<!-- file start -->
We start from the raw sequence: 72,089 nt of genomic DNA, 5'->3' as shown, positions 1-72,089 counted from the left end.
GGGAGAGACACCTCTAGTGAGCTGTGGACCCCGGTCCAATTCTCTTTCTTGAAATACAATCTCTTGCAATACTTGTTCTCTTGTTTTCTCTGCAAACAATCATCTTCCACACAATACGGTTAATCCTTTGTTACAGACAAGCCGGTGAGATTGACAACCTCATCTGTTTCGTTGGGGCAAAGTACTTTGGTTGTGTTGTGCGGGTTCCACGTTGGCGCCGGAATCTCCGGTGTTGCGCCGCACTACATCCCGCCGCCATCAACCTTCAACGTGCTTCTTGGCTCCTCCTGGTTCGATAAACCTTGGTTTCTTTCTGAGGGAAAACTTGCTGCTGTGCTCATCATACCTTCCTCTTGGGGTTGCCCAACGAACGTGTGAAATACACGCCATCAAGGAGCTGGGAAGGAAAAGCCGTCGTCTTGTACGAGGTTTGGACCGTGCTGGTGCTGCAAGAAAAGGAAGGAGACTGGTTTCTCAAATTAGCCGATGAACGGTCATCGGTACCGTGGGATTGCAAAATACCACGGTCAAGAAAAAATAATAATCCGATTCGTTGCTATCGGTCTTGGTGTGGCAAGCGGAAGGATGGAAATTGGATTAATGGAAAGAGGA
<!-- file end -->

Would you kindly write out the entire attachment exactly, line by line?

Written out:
We start from the raw sequence: 72,089 nt of genomic DNA, 5'->3' as shown, positions 1-72,089 counted from the left end.
GGGAGAGACACCTCTAGTGAGCTGTGGACCCCGGTCCAATTCTCTTTCTTGAAATACAATCTCTTGCAATACTTGTTCTCTTGTTTTCTCTGCAAACAATCATCTTCCACACAATACGGTTAATCCTTTGTTACAGACAAGCCGGTGAGATTGACAACCTCATCTGTTTCGTTGGGGCAAAGTACTTTGGTTGTGTTGTGCGGGTTCCACGTTGGCGCCGGAATCTCCGGTGTTGCGCCGCACTACATCCCGCCGCCATCAACCTTCAACGTGCTTCTTGGCTCCTCCTGGTTCGATAAACCTTGGTTTCTTTCTGAGGGAAAACTTGCTGCTGTGCTCATCATACCTTCCTCTTGGGGTTGCCCAACGAACGTGTGAAATACACGCCATCAAGGAGCTGGGAAGGAAAAGCCGTCGTCTTGTACGAGGTTTGGACCGTGCTGGTGCTGCAAGAAAAGGAAGGAGACTGGTTTCTCAAATTAGCCGATGAACGGTCATCGGTACCGTGGGATTGCAAAATACCACGGTCAAGAAAAAATAATAATCCGATTCGTTGCTATCGGTCTTGGTGTGGCAAGCGGAAGGATGGAAATTGGATTAATGGAAAGAGGA